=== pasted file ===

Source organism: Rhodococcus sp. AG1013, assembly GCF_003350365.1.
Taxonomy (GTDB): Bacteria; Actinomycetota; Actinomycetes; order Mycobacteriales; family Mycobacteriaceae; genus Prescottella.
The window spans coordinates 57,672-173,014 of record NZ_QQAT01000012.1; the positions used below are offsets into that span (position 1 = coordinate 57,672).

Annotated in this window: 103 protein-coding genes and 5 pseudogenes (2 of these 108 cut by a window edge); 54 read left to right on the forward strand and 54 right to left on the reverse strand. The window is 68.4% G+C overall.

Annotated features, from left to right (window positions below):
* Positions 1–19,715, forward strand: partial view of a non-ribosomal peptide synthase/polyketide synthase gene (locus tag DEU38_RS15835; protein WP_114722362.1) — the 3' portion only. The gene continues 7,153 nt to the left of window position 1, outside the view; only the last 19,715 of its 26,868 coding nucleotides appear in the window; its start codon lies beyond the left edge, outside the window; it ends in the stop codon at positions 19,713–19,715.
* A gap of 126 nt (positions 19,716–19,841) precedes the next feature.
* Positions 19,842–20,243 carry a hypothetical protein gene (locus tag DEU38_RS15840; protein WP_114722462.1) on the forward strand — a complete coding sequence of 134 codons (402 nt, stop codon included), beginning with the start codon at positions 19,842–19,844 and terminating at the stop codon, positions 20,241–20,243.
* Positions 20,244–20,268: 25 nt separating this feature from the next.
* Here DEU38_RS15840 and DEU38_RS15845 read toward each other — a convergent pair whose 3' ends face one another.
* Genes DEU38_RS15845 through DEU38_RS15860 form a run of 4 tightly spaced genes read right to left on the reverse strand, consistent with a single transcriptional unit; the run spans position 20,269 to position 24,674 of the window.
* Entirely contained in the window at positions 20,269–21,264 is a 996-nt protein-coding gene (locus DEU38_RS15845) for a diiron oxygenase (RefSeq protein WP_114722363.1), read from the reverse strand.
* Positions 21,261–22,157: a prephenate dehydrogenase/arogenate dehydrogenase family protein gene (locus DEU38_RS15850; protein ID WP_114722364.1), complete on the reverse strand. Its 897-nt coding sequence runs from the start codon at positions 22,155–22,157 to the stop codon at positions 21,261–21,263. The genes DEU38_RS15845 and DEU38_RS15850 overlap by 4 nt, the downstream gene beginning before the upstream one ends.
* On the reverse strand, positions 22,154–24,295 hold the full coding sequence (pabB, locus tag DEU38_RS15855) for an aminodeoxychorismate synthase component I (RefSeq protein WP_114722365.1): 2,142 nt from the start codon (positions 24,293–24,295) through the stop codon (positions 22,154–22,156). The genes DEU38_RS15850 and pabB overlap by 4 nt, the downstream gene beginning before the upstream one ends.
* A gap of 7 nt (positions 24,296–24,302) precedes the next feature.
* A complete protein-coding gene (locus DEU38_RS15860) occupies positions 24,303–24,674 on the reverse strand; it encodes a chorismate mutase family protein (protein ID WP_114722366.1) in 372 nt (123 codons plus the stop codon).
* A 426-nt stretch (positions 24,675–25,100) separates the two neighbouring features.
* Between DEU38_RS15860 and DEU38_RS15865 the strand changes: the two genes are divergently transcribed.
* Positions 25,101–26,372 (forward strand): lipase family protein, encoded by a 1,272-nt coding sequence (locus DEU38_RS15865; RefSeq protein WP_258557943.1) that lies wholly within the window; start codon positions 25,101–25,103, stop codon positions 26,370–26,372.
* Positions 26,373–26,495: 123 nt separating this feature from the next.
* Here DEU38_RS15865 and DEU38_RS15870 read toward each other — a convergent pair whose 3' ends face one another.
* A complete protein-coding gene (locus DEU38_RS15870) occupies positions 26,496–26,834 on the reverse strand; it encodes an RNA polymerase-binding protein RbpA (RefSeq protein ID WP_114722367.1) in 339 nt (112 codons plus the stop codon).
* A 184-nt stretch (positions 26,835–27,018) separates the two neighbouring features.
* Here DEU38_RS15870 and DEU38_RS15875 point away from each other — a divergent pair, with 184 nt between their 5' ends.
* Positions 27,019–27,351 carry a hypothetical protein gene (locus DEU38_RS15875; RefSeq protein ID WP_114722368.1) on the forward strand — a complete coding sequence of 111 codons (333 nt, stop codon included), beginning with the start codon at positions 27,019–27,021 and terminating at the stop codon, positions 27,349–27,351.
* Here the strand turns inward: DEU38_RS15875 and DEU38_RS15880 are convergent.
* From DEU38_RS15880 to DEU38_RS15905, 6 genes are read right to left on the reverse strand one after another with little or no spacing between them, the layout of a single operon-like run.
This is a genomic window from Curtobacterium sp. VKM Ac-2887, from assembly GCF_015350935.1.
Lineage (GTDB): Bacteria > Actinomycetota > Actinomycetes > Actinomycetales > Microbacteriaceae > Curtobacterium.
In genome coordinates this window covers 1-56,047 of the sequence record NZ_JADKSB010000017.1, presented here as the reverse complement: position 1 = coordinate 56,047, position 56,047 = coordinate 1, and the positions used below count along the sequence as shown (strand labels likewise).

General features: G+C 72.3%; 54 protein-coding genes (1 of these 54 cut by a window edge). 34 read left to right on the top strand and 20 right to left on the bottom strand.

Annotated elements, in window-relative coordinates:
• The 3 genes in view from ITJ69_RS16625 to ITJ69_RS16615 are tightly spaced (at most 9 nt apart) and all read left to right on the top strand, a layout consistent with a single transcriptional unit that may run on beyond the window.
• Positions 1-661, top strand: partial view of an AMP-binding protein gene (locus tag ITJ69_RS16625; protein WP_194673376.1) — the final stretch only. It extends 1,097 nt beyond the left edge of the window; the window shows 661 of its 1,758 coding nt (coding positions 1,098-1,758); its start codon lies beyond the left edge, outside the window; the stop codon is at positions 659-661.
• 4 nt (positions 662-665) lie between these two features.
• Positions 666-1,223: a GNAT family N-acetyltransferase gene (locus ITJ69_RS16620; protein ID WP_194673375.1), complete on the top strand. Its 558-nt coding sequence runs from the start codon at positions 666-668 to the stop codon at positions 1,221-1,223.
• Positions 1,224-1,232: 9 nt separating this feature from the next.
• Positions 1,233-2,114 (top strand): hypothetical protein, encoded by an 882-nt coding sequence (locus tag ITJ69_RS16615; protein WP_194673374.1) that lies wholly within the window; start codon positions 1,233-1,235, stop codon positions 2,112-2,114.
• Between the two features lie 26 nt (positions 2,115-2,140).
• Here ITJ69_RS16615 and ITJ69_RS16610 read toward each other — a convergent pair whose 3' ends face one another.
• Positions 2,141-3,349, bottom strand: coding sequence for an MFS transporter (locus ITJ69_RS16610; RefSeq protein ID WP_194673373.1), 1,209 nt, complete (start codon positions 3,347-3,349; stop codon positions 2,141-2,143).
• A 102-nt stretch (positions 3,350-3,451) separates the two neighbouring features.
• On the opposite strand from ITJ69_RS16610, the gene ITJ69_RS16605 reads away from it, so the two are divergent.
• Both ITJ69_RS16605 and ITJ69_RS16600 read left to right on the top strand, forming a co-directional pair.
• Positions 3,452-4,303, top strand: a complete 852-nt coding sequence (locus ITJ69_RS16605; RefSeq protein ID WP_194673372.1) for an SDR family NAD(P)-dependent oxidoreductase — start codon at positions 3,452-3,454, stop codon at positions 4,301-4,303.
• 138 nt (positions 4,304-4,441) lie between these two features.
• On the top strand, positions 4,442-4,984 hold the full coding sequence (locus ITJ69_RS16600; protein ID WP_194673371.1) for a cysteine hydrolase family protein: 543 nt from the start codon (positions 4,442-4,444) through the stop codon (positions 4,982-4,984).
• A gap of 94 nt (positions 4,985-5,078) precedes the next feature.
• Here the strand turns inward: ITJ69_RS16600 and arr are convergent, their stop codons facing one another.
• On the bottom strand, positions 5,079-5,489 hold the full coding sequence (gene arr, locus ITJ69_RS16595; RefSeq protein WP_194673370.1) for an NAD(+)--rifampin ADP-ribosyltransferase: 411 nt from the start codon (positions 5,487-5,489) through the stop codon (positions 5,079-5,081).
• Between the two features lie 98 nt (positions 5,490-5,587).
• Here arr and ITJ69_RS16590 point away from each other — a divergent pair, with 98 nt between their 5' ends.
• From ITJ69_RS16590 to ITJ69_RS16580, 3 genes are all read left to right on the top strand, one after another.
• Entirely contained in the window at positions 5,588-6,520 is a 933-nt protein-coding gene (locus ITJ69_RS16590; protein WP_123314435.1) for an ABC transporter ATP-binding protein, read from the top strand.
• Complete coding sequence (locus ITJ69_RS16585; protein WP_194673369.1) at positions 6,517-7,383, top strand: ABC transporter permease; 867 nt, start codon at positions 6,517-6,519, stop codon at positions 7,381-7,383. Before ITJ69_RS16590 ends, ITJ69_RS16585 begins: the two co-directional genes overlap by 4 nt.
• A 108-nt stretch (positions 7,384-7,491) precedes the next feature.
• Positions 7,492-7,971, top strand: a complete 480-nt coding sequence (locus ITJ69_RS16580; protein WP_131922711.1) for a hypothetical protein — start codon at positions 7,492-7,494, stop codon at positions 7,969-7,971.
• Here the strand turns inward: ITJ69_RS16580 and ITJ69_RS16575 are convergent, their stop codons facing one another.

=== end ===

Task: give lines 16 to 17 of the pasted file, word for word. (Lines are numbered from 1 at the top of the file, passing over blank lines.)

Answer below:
* A complete protein-coding gene (locus DEU38_RS15860) occupies positions 24,303–24,674 on the reverse strand; it encodes a chorismate mutase family protein (protein ID WP_114722366.1) in 372 nt (123 codons plus the stop codon).
* A 426-nt stretch (positions 24,675–25,100) separates the two neighbouring features.